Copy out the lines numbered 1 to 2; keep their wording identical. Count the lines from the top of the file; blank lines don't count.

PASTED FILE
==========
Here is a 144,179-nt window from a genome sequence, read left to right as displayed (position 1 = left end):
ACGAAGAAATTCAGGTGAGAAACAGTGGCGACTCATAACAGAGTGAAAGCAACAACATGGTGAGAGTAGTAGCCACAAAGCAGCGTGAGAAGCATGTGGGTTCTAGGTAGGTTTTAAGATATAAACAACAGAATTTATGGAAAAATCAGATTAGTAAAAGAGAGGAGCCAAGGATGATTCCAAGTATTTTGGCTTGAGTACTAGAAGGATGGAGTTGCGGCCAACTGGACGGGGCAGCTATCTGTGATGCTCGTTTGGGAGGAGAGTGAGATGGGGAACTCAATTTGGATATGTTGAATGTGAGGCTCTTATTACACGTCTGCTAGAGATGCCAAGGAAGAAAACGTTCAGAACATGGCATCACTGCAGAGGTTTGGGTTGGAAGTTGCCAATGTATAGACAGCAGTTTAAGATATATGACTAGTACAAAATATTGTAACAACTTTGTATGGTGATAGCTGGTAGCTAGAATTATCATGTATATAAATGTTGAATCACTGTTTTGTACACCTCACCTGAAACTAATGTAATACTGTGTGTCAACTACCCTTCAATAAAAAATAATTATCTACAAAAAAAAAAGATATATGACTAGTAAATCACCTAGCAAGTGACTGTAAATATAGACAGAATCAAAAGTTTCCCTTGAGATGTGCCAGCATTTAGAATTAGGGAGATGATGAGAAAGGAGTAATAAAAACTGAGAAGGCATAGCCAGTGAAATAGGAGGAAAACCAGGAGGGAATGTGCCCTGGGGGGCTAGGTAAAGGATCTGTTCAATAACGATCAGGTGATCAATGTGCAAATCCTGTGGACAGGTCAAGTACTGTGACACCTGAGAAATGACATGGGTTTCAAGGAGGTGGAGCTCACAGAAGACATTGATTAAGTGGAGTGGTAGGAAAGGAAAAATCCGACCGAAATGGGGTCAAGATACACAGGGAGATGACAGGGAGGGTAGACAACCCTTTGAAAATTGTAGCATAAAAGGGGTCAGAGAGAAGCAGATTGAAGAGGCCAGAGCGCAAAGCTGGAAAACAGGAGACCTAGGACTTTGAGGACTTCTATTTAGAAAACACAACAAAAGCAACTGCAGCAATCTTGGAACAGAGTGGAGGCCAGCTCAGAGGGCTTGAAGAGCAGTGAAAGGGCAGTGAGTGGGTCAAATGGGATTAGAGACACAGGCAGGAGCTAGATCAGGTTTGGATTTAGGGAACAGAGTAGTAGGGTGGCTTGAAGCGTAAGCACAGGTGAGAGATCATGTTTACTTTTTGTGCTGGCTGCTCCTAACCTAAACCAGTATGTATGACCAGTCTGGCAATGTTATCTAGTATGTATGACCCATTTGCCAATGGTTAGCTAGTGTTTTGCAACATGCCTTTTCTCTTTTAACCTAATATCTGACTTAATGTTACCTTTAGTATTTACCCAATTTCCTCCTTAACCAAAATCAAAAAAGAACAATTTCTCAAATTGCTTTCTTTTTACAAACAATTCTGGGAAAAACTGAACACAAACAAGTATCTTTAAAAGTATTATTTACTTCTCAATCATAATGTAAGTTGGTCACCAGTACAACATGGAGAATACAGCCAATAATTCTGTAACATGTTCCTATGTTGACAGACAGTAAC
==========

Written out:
Here is a 144,179-nt window from a genome sequence, read left to right as displayed (position 1 = left end):
ACGAAGAAATTCAGGTGAGAAACAGTGGCGACTCATAACAGAGTGAAAGCAACAACATGGTGAGAGTAGTAGCCACAAAGCAGCGTGAGAAGCATGTGGGTTCTAGGTAGGTTTTAAGATATAAACAACAGAATTTATGGAAAAATCAGATTAGTAAAAGAGAGGAGCCAAGGATGATTCCAAGTATTTTGGCTTGAGTACTAGAAGGATGGAGTTGCGGCCAACTGGACGGGGCAGCTATCTGTGATGCTCGTTTGGGAGGAGAGTGAGATGGGGAACTCAATTTGGATATGTTGAATGTGAGGCTCTTATTACACGTCTGCTAGAGATGCCAAGGAAGAAAACGTTCAGAACATGGCATCACTGCAGAGGTTTGGGTTGGAAGTTGCCAATGTATAGACAGCAGTTTAAGATATATGACTAGTACAAAATATTGTAACAACTTTGTATGGTGATAGCTGGTAGCTAGAATTATCATGTATATAAATGTTGAATCACTGTTTTGTACACCTCACCTGAAACTAATGTAATACTGTGTGTCAACTACCCTTCAATAAAAAATAATTATCTACAAAAAAAAAAGATATATGACTAGTAAATCACCTAGCAAGTGACTGTAAATATAGACAGAATCAAAAGTTTCCCTTGAGATGTGCCAGCATTTAGAATTAGGGAGATGATGAGAAAGGAGTAATAAAAACTGAGAAGGCATAGCCAGTGAAATAGGAGGAAAACCAGGAGGGAATGTGCCCTGGGGGGCTAGGTAAAGGATCTGTTCAATAACGATCAGGTGATCAATGTGCAAATCCTGTGGACAGGTCAAGTACTGTGACACCTGAGAAATGACATGGGTTTCAAGGAGGTGGAGCTCACAGAAGACATTGATTAAGTGGAGTGGTAGGAAAGGAAAAATCCGACCGAAATGGGGTCAAGATACACAGGGAGATGACAGGGAGGGTAGACAACCCTTTGAAAATTGTAGCATAAAAGGGGTCAGAGAGAAGCAGATTGAAGAGGCCAGAGCGCAAAGCTGGAAAACAGGAGACCTAGGACTTTGAGGACTTCTATTTAGAAAACACAACAAAAGCAACTGCAGCAATCTTGGAACAGAGTGGAGGCCAGCTCAGAGGGCTTGAAGAGCAGTGAAAGGGCAGTGAGTGGGTCAAATGGGATTAGAGACACAGGCAGGAGCTAGATCAGGTTTGGATTTAGGGAACAGAGTAGTAGGGTGGCTTGAAGCGTAAGCACAGGTGAGAGATCATGTTTACTTTTTGTGCTGGCTGCTCCTAACCTAAACCAGTATGTATGACCAGTCTGGCAATGTTATCTAGTATGTATGACCCATTTGCCAATGGTTAGCTAGTGTTTTGCAACATGCCTTTTCTCTTTTAACCTAATATCTGACTTAATGTTACCTTTAGTATTTACCCAATTTCCTCCTTAACCAAAATCAAAAAAGAACAATTTCTCAAATTGCTTTCTTTTTACAAACAATTCTGGGAAAAACTGAACACAAACAAGTATCTTTAAAAGTATTATTTACTTCTCAATCATAATGTAAGTTGGTCACCAGTACAACATGGAGAATACAGCCAATAATTCTGTAACATGTTCCTATGTTGACAGACAGTAAC